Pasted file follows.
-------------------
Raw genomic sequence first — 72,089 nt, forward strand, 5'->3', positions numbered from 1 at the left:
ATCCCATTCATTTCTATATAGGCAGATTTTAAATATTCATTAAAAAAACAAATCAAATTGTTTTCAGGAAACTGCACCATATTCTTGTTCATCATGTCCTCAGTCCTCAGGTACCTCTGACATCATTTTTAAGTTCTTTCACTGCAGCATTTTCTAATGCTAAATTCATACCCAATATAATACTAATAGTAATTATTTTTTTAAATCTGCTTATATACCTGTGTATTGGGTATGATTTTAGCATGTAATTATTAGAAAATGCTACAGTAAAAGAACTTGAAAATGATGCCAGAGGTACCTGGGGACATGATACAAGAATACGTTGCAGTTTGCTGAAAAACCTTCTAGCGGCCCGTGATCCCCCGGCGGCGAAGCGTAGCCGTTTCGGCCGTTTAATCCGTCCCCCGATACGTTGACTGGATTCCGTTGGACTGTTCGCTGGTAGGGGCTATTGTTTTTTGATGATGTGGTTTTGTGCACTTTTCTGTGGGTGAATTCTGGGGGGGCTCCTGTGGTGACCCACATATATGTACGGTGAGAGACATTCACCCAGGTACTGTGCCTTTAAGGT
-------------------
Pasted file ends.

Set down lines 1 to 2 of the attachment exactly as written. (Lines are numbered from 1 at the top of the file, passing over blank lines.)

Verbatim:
Raw genomic sequence first — 72,089 nt, forward strand, 5'->3', positions numbered from 1 at the left:
ATCCCATTCATTTCTATATAGGCAGATTTTAAATATTCATTAAAAAAACAAATCAAATTGTTTTCAGGAAACTGCACCATATTCTTGTTCATCATGTCCTCAGTCCTCAGGTACCTCTGACATCATTTTTAAGTTCTTTCACTGCAGCATTTTCTAATGCTAAATTCATACCCAATATAATACTAATAGTAATTATTTTTTTAAATCTGCTTATATACCTGTGTATTGGGTATGATTTTAGCATGTAATTATTAGAAAATGCTACAGTAAAAGAACTTGAAAATGATGCCAGAGGTACCTGGGGACATGATACAAGAATACGTTGCAGTTTGCTGAAAAACCTTCTAGCGGCCCGTGATCCCCCGGCGGCGAAGCGTAGCCGTTTCGGCCGTTTAATCCGTCCCCCGATACGTTGACTGGATTCCGTTGGACTGTTCGCTGGTAGGGGCTATTGTTTTTTGATGATGTGGTTTTGTGCACTTTTCTGTGGGTGAATTCTGGGGGGGCTCCTGTGGTGACCCACATATATGTACGGTGAGAGACATTCACCCAGGTACTGTGCCTTTAAGGT